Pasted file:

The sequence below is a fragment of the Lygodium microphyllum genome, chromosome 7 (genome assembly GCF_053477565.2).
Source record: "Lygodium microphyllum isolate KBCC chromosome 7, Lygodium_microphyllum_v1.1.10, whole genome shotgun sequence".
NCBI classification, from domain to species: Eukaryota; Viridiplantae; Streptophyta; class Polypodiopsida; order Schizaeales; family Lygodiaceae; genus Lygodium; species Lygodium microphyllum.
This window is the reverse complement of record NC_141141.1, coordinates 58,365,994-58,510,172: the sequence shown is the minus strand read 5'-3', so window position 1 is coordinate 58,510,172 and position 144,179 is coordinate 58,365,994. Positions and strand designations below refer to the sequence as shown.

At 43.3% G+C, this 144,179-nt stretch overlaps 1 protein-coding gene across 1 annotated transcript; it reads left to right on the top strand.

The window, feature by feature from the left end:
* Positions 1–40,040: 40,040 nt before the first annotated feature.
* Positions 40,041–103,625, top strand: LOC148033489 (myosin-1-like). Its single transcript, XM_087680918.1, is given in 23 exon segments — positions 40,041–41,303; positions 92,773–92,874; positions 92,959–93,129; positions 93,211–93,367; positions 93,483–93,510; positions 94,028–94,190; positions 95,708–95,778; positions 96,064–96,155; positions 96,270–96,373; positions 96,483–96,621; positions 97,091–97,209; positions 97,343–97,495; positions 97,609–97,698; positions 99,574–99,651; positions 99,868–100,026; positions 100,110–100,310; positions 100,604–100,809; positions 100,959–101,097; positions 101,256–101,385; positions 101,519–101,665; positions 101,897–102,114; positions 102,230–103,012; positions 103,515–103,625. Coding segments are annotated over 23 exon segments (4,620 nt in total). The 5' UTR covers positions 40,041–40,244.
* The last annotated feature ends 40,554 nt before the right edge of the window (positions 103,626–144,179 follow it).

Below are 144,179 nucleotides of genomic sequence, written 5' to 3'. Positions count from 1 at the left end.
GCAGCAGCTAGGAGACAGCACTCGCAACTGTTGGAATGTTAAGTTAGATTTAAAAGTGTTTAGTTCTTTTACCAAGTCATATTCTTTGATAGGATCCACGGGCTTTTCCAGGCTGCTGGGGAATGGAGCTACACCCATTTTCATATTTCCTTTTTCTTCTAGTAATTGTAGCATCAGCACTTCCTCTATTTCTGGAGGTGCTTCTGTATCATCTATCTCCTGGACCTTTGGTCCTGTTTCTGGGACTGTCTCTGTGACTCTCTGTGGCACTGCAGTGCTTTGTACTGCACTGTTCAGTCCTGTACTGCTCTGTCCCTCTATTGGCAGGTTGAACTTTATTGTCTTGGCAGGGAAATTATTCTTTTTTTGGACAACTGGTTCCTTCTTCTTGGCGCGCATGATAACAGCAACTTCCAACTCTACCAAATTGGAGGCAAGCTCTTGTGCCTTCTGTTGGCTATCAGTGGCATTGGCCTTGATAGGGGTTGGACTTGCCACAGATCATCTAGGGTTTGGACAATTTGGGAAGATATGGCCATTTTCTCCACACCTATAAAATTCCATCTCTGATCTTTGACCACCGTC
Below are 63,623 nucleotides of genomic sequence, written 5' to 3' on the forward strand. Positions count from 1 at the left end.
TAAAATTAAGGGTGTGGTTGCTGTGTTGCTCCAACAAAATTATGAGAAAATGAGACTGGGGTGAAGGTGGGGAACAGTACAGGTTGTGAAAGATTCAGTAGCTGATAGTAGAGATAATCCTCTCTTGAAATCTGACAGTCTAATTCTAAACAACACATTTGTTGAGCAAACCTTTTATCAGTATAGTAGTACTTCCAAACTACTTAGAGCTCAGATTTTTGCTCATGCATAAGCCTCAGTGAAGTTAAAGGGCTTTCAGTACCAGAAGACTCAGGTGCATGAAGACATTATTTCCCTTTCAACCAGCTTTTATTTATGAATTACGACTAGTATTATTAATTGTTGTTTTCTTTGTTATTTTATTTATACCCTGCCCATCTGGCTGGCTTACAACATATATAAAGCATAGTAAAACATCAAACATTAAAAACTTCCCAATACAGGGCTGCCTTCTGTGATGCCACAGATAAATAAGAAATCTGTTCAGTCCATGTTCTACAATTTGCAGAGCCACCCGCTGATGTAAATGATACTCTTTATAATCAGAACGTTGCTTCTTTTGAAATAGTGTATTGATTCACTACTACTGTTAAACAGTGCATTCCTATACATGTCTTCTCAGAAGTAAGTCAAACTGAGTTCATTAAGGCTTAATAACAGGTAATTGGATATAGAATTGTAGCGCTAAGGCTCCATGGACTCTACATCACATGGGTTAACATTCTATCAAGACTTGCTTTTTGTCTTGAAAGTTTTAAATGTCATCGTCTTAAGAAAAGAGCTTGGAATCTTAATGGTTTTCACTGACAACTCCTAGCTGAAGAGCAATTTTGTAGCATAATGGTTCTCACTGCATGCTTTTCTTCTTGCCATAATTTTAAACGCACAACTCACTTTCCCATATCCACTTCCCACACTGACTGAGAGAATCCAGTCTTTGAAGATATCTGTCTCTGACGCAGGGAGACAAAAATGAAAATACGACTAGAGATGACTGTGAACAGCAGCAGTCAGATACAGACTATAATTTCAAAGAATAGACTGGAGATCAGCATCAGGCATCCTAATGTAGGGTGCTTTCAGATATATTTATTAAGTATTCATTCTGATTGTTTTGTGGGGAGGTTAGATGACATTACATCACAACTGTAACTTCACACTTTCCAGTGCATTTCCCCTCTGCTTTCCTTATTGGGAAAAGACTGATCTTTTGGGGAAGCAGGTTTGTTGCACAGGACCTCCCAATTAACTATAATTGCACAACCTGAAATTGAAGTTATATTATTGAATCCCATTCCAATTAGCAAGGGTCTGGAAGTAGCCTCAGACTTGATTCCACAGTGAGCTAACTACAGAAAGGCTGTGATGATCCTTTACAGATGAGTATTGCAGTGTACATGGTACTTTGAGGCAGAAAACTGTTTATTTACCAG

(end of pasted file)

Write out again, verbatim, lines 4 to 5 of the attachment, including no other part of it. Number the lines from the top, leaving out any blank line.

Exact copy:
This window is the reverse complement of record NC_141141.1, coordinates 58,365,994-58,510,172: the sequence shown is the minus strand read 5'-3', so window position 1 is coordinate 58,510,172 and position 144,179 is coordinate 58,365,994. Positions and strand designations below refer to the sequence as shown.

At 43.3% G+C, this 144,179-nt stretch overlaps 1 protein-coding gene across 1 annotated transcript; it reads left to right on the top strand.